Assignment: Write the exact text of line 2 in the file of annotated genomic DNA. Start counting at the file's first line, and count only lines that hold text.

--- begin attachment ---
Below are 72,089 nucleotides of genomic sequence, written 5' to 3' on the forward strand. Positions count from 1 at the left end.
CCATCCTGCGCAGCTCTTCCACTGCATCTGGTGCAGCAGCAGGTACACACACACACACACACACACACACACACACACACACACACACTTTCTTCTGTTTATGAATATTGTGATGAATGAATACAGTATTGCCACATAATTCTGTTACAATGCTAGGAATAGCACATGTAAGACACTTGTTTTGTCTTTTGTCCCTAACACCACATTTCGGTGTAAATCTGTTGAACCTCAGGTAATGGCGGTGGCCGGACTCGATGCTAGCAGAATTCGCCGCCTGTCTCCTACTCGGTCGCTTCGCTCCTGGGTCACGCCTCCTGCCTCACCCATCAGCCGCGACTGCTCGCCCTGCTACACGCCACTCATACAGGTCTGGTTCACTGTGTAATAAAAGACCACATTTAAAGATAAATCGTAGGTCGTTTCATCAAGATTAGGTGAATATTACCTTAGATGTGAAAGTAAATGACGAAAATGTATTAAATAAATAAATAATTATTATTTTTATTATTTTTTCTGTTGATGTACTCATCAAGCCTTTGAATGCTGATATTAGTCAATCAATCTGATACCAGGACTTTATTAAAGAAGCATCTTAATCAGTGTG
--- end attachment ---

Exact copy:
CCATCCTGCGCAGCTCTTCCACTGCATCTGGTGCAGCAGCAGGTACACACACACACACACACACACACACACACACACACACACACACTTTCTTCTGTTTATGAATATTGTGATGAATGAATACAGTATTGCCACATAATTCTGTTACAATGCTAGGAATAGCACATGTAAGACACTTGTTTTGTCTTTTGTCCCTAACACCACATTTCGGTGTAAATCTGTTGAACCTCAGGTAATGGCGGTGGCCGGACTCGATGCTAGCAGAATTCGCCGCCTGTCTCCTACTCGGTCGCTTCGCTCCTGGGTCACGCCTCCTGCCTCACCCATCAGCCGCGACTGCTCGCCCTGCTACACGCCACTCATACAGGTCTGGTTCACTGTGTAATAAAAGACCACATTTAAAGATAAATCGTAGGTCGTTTCATCAAGATTAGGTGAATATTACCTTAGATGTGAAAGTAAATGACGAAAATGTATTAAATAAATAAATAATTATTATTTTTATTATTTTTTCTGTTGATGTACTCATCAAGCCTTTGAATGCTGATATTAGTCAATCAATCTGATACCAGGACTTTATTAAAGAAGCATCTTAATCAGTGTG